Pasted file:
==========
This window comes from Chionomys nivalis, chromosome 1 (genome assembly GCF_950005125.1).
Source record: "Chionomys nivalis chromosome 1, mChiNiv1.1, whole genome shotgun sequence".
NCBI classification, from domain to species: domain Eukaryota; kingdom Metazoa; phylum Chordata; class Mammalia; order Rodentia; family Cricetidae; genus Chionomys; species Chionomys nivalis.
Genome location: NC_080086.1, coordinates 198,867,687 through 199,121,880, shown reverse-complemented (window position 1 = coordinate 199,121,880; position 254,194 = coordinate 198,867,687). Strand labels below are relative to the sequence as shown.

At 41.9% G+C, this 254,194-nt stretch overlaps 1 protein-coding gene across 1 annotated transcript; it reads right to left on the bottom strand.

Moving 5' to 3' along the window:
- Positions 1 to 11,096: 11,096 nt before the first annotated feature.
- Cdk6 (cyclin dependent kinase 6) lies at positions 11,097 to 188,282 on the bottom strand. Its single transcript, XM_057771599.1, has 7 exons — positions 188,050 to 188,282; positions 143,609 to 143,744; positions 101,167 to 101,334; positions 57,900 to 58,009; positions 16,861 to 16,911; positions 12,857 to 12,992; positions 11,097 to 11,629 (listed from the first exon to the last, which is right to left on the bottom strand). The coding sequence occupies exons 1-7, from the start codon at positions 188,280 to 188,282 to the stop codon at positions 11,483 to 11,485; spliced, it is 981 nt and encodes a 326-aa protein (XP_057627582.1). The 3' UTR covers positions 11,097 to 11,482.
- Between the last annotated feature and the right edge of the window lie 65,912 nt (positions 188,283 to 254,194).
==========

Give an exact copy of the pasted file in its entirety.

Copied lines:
This window comes from Chionomys nivalis, chromosome 1 (genome assembly GCF_950005125.1).
Source record: "Chionomys nivalis chromosome 1, mChiNiv1.1, whole genome shotgun sequence".
NCBI classification, from domain to species: domain Eukaryota; kingdom Metazoa; phylum Chordata; class Mammalia; order Rodentia; family Cricetidae; genus Chionomys; species Chionomys nivalis.
Genome location: NC_080086.1, coordinates 198,867,687 through 199,121,880, shown reverse-complemented (window position 1 = coordinate 199,121,880; position 254,194 = coordinate 198,867,687). Strand labels below are relative to the sequence as shown.

At 41.9% G+C, this 254,194-nt stretch overlaps 1 protein-coding gene across 1 annotated transcript; it reads right to left on the bottom strand.

Moving 5' to 3' along the window:
- Positions 1 to 11,096: 11,096 nt before the first annotated feature.
- Cdk6 (cyclin dependent kinase 6) lies at positions 11,097 to 188,282 on the bottom strand. Its single transcript, XM_057771599.1, has 7 exons — positions 188,050 to 188,282; positions 143,609 to 143,744; positions 101,167 to 101,334; positions 57,900 to 58,009; positions 16,861 to 16,911; positions 12,857 to 12,992; positions 11,097 to 11,629 (listed from the first exon to the last, which is right to left on the bottom strand). The coding sequence occupies exons 1-7, from the start codon at positions 188,280 to 188,282 to the stop codon at positions 11,483 to 11,485; spliced, it is 981 nt and encodes a 326-aa protein (XP_057627582.1). The 3' UTR covers positions 11,097 to 11,482.
- Between the last annotated feature and the right edge of the window lie 65,912 nt (positions 188,283 to 254,194).